Take for example Spencer W. Kimball. Related to the Eyring polygamists through marriage, and the Kimballs, he also had other interesting connections. His uncle was John Woolley one of the founding fathers of Mormon fundamentalism, and bodyguard to John Taylor (who also claims sealing authority from Taylor). Kimball’s middle name is, in fact, “Woolley”, that’s what the W. stands for. [17] Kimball also met Ervil Lebaron in 1942 and Ervil, who later started his own Mormon Fundamentalist group, put a “hit” or an order of death of Spencer W. Kimball. [18]

Ezra Taft Benson was born to a father who grew up in polygamy. His Great-Grandfather was Ezra T. Benson, who was a known leader and polygamist and married Joseph’s wife Desdeomna Fuller. In 1950 Benson was sealed to his recently deceased cousin, Eva Amanda Benson with his living wife Flora standing in as proxy. [19]

Gordon B. Hinckley attended the same high school as Rulon Jeffs (leader of the FLDS group). Rulon served a mission with Cleon Skousen in England and held many notable mission positions included secretary, treasurer, and assistant to the president. Rulon also married to Hugh B. Brown’s daughter, Zola. [20][21][22]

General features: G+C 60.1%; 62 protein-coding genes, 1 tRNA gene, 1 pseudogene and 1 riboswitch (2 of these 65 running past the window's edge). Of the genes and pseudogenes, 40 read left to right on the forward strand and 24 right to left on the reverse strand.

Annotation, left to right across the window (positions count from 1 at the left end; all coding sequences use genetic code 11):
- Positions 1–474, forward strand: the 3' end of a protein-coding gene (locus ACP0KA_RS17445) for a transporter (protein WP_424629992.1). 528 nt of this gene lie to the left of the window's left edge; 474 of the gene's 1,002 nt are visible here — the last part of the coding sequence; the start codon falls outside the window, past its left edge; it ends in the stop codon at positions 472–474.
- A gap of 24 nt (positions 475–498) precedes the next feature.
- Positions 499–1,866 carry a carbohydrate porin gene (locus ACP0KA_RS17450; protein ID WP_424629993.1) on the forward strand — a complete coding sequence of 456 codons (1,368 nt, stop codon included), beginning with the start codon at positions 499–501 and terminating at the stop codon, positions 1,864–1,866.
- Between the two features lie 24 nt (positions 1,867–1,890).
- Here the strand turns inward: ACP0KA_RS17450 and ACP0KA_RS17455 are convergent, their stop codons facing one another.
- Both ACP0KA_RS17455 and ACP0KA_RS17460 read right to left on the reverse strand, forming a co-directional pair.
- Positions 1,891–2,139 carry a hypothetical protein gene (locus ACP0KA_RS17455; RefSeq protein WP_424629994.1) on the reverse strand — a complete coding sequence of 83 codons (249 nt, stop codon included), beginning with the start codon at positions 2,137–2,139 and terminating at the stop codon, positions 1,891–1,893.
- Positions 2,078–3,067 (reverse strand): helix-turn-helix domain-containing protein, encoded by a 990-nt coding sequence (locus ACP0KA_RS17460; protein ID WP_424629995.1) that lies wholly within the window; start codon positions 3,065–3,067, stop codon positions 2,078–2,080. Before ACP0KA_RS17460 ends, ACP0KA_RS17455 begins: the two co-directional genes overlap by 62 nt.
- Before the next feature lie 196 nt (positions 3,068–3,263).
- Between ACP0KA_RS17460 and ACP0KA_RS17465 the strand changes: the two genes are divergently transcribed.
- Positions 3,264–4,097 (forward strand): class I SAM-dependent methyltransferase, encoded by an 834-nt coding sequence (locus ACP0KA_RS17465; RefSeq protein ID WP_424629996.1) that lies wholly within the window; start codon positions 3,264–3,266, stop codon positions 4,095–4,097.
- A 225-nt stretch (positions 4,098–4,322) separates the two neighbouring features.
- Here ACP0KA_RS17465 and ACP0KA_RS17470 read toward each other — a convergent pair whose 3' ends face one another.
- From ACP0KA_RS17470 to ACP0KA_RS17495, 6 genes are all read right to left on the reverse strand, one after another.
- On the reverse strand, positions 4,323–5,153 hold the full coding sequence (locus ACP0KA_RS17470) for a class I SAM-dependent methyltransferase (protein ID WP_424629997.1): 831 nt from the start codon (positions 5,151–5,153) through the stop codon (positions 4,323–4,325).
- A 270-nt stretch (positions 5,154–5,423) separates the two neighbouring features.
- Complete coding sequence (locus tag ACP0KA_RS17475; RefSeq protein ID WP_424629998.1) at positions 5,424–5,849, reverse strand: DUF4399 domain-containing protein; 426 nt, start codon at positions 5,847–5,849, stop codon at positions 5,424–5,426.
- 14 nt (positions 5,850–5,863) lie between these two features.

Current Apostle Dallin H. Oaks is another example, among several of apostles being sealed to multiple women in the next life and being proud of the fact. [23]

And ignoring all the multiple sealings Mormon leaders continue to currently practice in the posthumous sense, there are many, many more connections reminding us that we can try to get away from this doctrine in perception, but we can’t even do it in name.

In conclusion, it would seem that while each group has the right to shore up their borders and set boundaries for group identity, we would all be mistaken to believe we can extricate ourselves for our very tied past, a past that is indeed, very much Mormon.



<![if !supportLists]>1. <![endif]>Robert A Trennert Jr, “The Mormons and the Office of Indian Affairs: The Conflict Over Winter Quarters, 1846-1848,” Nebraska History 53 (1972): 381-400.

<![if !supportLists]>2. <![endif]>